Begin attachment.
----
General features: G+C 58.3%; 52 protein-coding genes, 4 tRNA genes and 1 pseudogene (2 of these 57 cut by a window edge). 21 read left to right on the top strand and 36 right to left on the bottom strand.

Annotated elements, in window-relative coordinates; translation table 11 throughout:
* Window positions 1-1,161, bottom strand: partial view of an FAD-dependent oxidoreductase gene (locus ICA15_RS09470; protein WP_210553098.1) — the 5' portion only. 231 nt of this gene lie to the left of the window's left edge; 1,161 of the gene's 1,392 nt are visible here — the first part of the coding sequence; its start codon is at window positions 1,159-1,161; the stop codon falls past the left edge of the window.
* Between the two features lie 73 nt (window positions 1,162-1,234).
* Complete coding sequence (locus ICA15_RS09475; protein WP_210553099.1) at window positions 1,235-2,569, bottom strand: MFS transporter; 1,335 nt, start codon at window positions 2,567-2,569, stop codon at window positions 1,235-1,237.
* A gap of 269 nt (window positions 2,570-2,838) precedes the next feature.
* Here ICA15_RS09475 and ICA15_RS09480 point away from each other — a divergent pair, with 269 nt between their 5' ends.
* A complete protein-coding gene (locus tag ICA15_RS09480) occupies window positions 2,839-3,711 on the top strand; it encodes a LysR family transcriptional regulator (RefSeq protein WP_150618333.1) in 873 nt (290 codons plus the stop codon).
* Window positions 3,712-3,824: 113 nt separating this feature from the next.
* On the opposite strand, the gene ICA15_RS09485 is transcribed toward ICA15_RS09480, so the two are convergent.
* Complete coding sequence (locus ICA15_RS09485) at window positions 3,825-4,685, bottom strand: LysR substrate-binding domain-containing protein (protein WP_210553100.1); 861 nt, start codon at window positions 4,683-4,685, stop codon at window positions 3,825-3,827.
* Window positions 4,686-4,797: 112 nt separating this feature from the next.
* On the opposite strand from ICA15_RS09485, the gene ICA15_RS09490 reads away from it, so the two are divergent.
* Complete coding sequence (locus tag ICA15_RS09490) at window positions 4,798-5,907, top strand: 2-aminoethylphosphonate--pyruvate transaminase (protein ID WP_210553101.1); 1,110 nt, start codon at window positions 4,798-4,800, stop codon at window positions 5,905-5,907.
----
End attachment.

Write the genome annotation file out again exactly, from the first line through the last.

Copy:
General features: G+C 58.3%; 52 protein-coding genes, 4 tRNA genes and 1 pseudogene (2 of these 57 cut by a window edge). 21 read left to right on the top strand and 36 right to left on the bottom strand.

Annotated elements, in window-relative coordinates; translation table 11 throughout:
* Window positions 1-1,161, bottom strand: partial view of an FAD-dependent oxidoreductase gene (locus ICA15_RS09470; protein WP_210553098.1) — the 5' portion only. 231 nt of this gene lie to the left of the window's left edge; 1,161 of the gene's 1,392 nt are visible here — the first part of the coding sequence; its start codon is at window positions 1,159-1,161; the stop codon falls past the left edge of the window.
* Between the two features lie 73 nt (window positions 1,162-1,234).
* Complete coding sequence (locus ICA15_RS09475; protein WP_210553099.1) at window positions 1,235-2,569, bottom strand: MFS transporter; 1,335 nt, start codon at window positions 2,567-2,569, stop codon at window positions 1,235-1,237.
* A gap of 269 nt (window positions 2,570-2,838) precedes the next feature.
* Here ICA15_RS09475 and ICA15_RS09480 point away from each other — a divergent pair, with 269 nt between their 5' ends.
* A complete protein-coding gene (locus tag ICA15_RS09480) occupies window positions 2,839-3,711 on the top strand; it encodes a LysR family transcriptional regulator (RefSeq protein WP_150618333.1) in 873 nt (290 codons plus the stop codon).
* Window positions 3,712-3,824: 113 nt separating this feature from the next.
* On the opposite strand, the gene ICA15_RS09485 is transcribed toward ICA15_RS09480, so the two are convergent.
* Complete coding sequence (locus ICA15_RS09485) at window positions 3,825-4,685, bottom strand: LysR substrate-binding domain-containing protein (protein WP_210553100.1); 861 nt, start codon at window positions 4,683-4,685, stop codon at window positions 3,825-3,827.
* Window positions 4,686-4,797: 112 nt separating this feature from the next.
* On the opposite strand from ICA15_RS09485, the gene ICA15_RS09490 reads away from it, so the two are divergent.
* Complete coding sequence (locus tag ICA15_RS09490) at window positions 4,798-5,907, top strand: 2-aminoethylphosphonate--pyruvate transaminase (protein ID WP_210553101.1); 1,110 nt, start codon at window positions 4,798-4,800, stop codon at window positions 5,905-5,907.